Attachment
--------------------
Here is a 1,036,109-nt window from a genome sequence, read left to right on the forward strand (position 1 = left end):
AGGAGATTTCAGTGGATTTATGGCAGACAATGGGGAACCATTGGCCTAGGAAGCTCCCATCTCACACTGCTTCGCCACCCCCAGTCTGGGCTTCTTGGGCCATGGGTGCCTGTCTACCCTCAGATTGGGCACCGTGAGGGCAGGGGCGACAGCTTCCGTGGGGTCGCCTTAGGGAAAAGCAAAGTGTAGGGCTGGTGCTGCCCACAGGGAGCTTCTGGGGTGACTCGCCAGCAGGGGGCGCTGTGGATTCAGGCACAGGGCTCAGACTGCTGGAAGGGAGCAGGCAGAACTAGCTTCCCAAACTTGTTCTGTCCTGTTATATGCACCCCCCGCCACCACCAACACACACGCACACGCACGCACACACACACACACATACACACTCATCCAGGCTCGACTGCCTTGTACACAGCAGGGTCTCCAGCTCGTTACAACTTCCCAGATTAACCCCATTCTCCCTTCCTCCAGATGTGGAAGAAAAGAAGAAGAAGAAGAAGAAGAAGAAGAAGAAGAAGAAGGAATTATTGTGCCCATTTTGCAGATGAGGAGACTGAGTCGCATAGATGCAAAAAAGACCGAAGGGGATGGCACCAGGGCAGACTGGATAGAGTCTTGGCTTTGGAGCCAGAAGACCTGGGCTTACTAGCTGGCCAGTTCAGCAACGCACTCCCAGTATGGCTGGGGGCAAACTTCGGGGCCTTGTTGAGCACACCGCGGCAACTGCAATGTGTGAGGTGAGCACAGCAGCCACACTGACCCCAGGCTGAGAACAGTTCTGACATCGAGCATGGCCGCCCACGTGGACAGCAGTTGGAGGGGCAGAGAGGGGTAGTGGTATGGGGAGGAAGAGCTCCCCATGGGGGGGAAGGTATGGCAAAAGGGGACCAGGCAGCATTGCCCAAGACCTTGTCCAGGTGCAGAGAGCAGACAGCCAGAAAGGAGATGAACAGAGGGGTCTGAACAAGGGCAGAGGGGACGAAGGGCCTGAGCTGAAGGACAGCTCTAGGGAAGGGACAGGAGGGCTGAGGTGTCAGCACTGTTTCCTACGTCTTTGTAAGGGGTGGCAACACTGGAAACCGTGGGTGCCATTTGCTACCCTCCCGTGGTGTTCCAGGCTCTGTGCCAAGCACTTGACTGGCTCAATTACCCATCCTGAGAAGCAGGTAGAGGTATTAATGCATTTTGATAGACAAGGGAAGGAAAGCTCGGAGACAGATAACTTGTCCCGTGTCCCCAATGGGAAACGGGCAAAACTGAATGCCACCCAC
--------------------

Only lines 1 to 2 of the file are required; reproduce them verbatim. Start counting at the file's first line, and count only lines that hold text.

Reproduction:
Here is a 1,036,109-nt window from a genome sequence, read left to right on the forward strand (position 1 = left end):
AGGAGATTTCAGTGGATTTATGGCAGACAATGGGGAACCATTGGCCTAGGAAGCTCCCATCTCACACTGCTTCGCCACCCCCAGTCTGGGCTTCTTGGGCCATGGGTGCCTGTCTACCCTCAGATTGGGCACCGTGAGGGCAGGGGCGACAGCTTCCGTGGGGTCGCCTTAGGGAAAAGCAAAGTGTAGGGCTGGTGCTGCCCACAGGGAGCTTCTGGGGTGACTCGCCAGCAGGGGGCGCTGTGGATTCAGGCACAGGGCTCAGACTGCTGGAAGGGAGCAGGCAGAACTAGCTTCCCAAACTTGTTCTGTCCTGTTATATGCACCCCCCGCCACCACCAACACACACGCACACGCACGCACACACACACACACATACACACTCATCCAGGCTCGACTGCCTTGTACACAGCAGGGTCTCCAGCTCGTTACAACTTCCCAGATTAACCCCATTCTCCCTTCCTCCAGATGTGGAAGAAAAGAAGAAGAAGAAGAAGAAGAAGAAGAAGAAGAAGAAGGAATTATTGTGCCCATTTTGCAGATGAGGAGACTGAGTCGCATAGATGCAAAAAAGACCGAAGGGGATGGCACCAGGGCAGACTGGATAGAGTCTTGGCTTTGGAGCCAGAAGACCTGGGCTTACTAGCTGGCCAGTTCAGCAACGCACTCCCAGTATGGCTGGGGGCAAACTTCGGGGCCTTGTTGAGCACACCGCGGCAACTGCAATGTGTGAGGTGAGCACAGCAGCCACACTGACCCCAGGCTGAGAACAGTTCTGACATCGAGCATGGCCGCCCACGTGGACAGCAGTTGGAGGGGCAGAGAGGGGTAGTGGTATGGGGAGGAAGAGCTCCCCATGGGGGGGAAGGTATGGCAAAAGGGGACCAGGCAGCATTGCCCAAGACCTTGTCCAGGTGCAGAGAGCAGACAGCCAGAAAGGAGATGAACAGAGGGGTCTGAACAAGGGCAGAGGGGACGAAGGGCCTGAGCTGAAGGACAGCTCTAGGGAAGGGACAGGAGGGCTGAGGTGTCAGCACTGTTTCCTACGTCTTTGTAAGGGGTGGCAACACTGGAAACCGTGGGTGCCATTTGCTACCCTCCCGTGGTGTTCCAGGCTCTGTGCCAAGCACTTGACTGGCTCAATTACCCATCCTGAGAAGCAGGTAGAGGTATTAATGCATTTTGATAGACAAGGGAAGGAAAGCTCGGAGACAGATAACTTGTCCCGTGTCCCCAATGGGAAACGGGCAAAACTGAATGCCACCCAC